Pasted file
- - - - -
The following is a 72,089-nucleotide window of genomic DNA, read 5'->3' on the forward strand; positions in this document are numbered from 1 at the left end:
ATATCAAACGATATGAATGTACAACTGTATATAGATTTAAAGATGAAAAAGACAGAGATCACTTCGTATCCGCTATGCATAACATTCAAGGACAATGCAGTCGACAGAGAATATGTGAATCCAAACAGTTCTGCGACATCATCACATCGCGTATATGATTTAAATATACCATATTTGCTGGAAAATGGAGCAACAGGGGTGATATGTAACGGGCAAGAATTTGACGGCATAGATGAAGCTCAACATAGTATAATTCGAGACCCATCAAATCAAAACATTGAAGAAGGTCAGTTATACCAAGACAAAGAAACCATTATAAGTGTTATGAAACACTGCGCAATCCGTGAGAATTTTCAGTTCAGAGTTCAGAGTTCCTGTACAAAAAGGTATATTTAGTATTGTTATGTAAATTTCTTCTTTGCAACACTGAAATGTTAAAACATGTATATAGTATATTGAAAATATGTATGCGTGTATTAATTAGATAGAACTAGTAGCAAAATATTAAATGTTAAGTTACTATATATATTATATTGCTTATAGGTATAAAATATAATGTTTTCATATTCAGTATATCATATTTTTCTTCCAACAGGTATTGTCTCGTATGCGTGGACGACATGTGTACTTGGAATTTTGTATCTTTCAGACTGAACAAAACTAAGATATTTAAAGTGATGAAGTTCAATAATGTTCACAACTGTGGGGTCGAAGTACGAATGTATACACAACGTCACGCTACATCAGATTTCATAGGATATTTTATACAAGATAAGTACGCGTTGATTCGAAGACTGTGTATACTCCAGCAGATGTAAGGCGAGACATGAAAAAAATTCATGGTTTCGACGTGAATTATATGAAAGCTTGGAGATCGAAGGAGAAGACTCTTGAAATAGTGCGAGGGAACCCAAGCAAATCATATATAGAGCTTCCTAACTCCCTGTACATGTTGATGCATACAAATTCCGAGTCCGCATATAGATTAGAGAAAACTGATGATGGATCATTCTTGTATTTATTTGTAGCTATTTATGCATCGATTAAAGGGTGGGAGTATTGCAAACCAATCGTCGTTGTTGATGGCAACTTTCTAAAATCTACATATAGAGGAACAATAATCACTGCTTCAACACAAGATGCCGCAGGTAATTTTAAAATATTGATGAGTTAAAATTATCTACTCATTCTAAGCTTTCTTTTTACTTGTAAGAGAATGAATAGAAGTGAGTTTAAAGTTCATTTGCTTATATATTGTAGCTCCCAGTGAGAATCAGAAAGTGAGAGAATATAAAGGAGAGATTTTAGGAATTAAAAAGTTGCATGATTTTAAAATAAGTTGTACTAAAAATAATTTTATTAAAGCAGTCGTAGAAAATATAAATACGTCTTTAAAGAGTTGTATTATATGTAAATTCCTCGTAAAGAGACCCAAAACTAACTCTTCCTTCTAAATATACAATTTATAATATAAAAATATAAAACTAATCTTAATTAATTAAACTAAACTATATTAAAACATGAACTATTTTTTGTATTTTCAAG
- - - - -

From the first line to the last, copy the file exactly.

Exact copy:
The following is a 72,089-nucleotide window of genomic DNA, read 5'->3' on the forward strand; positions in this document are numbered from 1 at the left end:
ATATCAAACGATATGAATGTACAACTGTATATAGATTTAAAGATGAAAAAGACAGAGATCACTTCGTATCCGCTATGCATAACATTCAAGGACAATGCAGTCGACAGAGAATATGTGAATCCAAACAGTTCTGCGACATCATCACATCGCGTATATGATTTAAATATACCATATTTGCTGGAAAATGGAGCAACAGGGGTGATATGTAACGGGCAAGAATTTGACGGCATAGATGAAGCTCAACATAGTATAATTCGAGACCCATCAAATCAAAACATTGAAGAAGGTCAGTTATACCAAGACAAAGAAACCATTATAAGTGTTATGAAACACTGCGCAATCCGTGAGAATTTTCAGTTCAGAGTTCAGAGTTCCTGTACAAAAAGGTATATTTAGTATTGTTATGTAAATTTCTTCTTTGCAACACTGAAATGTTAAAACATGTATATAGTATATTGAAAATATGTATGCGTGTATTAATTAGATAGAACTAGTAGCAAAATATTAAATGTTAAGTTACTATATATATTATATTGCTTATAGGTATAAAATATAATGTTTTCATATTCAGTATATCATATTTTTCTTCCAACAGGTATTGTCTCGTATGCGTGGACGACATGTGTACTTGGAATTTTGTATCTTTCAGACTGAACAAAACTAAGATATTTAAAGTGATGAAGTTCAATAATGTTCACAACTGTGGGGTCGAAGTACGAATGTATACACAACGTCACGCTACATCAGATTTCATAGGATATTTTATACAAGATAAGTACGCGTTGATTCGAAGACTGTGTATACTCCAGCAGATGTAAGGCGAGACATGAAAAAAATTCATGGTTTCGACGTGAATTATATGAAAGCTTGGAGATCGAAGGAGAAGACTCTTGAAATAGTGCGAGGGAACCCAAGCAAATCATATATAGAGCTTCCTAACTCCCTGTACATGTTGATGCATACAAATTCCGAGTCCGCATATAGATTAGAGAAAACTGATGATGGATCATTCTTGTATTTATTTGTAGCTATTTATGCATCGATTAAAGGGTGGGAGTATTGCAAACCAATCGTCGTTGTTGATGGCAACTTTCTAAAATCTACATATAGAGGAACAATAATCACTGCTTCAACACAAGATGCCGCAGGTAATTTTAAAATATTGATGAGTTAAAATTATCTACTCATTCTAAGCTTTCTTTTTACTTGTAAGAGAATGAATAGAAGTGAGTTTAAAGTTCATTTGCTTATATATTGTAGCTCCCAGTGAGAATCAGAAAGTGAGAGAATATAAAGGAGAGATTTTAGGAATTAAAAAGTTGCATGATTTTAAAATAAGTTGTACTAAAAATAATTTTATTAAAGCAGTCGTAGAAAATATAAATACGTCTTTAAAGAGTTGTATTATATGTAAATTCCTCGTAAAGAGACCCAAAACTAACTCTTCCTTCTAAATATACAATTTATAATATAAAAATATAAAACTAATCTTAATTAATTAAACTAAACTATATTAAAACATGAACTATTTTTTGTATTTTCAAG